Were there any players at Spurs who you were particularly close to?

Andy: Ones that I’ve kept in touch with are Robbie Keane, another one who I do keep in touch with quite often is Mark Yeates who was only a young lad when I was at Spurs and who was still trying to find his way. So I’d like to think that I helped him about a bit being a bit older than him. He’s another player who would have liked to have got more game time at Spurs and more of an opportunity which unfortunately he didn’t, but I think that he was a fantastic player who was really talented. 

As a coach for Nottingham Forest’s under 23’s and for the Republic of Ireland’s under 18’s what would your advice be to the young Spurs players of today as they look to break into the first team?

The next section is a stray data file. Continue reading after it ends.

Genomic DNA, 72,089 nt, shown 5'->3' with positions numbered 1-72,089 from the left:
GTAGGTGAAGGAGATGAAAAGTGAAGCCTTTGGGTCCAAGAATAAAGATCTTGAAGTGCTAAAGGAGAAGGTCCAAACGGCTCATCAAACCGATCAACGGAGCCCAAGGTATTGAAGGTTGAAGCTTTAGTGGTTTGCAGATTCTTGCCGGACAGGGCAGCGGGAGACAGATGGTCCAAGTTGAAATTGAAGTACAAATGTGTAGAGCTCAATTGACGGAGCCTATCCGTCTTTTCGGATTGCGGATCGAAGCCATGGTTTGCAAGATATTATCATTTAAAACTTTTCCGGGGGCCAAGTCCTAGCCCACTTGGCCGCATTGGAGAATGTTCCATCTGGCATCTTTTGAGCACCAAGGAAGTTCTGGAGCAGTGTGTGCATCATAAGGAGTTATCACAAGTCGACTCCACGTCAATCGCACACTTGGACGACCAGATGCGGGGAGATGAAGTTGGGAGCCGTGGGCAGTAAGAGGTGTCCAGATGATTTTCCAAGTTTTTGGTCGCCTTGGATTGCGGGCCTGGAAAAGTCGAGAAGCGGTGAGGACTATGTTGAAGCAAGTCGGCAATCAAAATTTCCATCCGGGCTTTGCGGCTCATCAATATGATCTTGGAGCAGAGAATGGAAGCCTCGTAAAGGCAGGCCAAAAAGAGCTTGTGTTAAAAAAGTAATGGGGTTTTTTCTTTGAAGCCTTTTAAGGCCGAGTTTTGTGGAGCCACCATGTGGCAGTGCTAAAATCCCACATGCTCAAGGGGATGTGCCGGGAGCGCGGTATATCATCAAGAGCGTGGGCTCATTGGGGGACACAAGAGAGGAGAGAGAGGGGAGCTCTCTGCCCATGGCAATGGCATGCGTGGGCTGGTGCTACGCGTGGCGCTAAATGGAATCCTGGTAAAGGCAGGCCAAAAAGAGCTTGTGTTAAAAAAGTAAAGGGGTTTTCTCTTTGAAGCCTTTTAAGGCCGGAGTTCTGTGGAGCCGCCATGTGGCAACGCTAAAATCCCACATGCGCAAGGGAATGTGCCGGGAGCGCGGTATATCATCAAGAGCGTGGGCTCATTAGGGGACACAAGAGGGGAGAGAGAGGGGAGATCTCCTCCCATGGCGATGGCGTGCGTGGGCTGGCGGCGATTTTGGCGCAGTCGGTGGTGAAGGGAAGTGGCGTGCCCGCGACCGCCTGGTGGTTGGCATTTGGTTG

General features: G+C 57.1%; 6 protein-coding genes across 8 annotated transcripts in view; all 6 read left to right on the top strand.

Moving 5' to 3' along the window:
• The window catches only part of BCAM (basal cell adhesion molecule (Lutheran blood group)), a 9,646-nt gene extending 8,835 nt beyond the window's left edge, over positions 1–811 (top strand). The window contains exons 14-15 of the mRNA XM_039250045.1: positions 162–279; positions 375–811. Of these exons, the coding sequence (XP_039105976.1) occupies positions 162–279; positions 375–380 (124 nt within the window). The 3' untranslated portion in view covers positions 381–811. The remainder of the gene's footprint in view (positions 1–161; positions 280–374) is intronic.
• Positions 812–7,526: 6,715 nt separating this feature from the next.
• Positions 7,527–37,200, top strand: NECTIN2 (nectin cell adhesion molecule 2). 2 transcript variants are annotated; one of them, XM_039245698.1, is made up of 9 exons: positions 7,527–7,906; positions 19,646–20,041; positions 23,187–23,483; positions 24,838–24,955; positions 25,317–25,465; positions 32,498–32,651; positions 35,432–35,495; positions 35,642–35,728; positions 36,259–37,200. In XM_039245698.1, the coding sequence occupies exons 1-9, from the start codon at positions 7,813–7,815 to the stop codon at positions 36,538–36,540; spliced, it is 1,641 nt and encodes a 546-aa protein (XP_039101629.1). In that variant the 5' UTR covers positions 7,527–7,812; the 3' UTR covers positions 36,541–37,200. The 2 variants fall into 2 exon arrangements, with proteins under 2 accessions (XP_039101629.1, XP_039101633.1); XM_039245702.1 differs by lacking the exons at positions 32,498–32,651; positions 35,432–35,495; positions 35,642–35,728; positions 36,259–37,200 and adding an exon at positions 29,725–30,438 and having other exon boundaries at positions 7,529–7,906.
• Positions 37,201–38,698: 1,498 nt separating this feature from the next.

Andy: I think that hard work is the key and I know that it might seem to be an easy thing to say but it really is because you can’t achieve anything in football now unless you have that real work ethic. You have to have a real energy about you, and I say to the players today what I’m looking for in players is energy and I want players who really have that will to go and do it and that desire, which is what you want to see from your players. You want them to get about the park and make tackles and win the ball back, as well as having the desire to get on the ball and be brave, and pass the ball as well as keep it under pressure. So I think that hard work and desire are important, also when everyone’s finished training be the one to stay out and do a little bit more. At times I wish that I had have done it more because your career is short and it goes really really quickly, so you’ve got to try and grab it with both hands.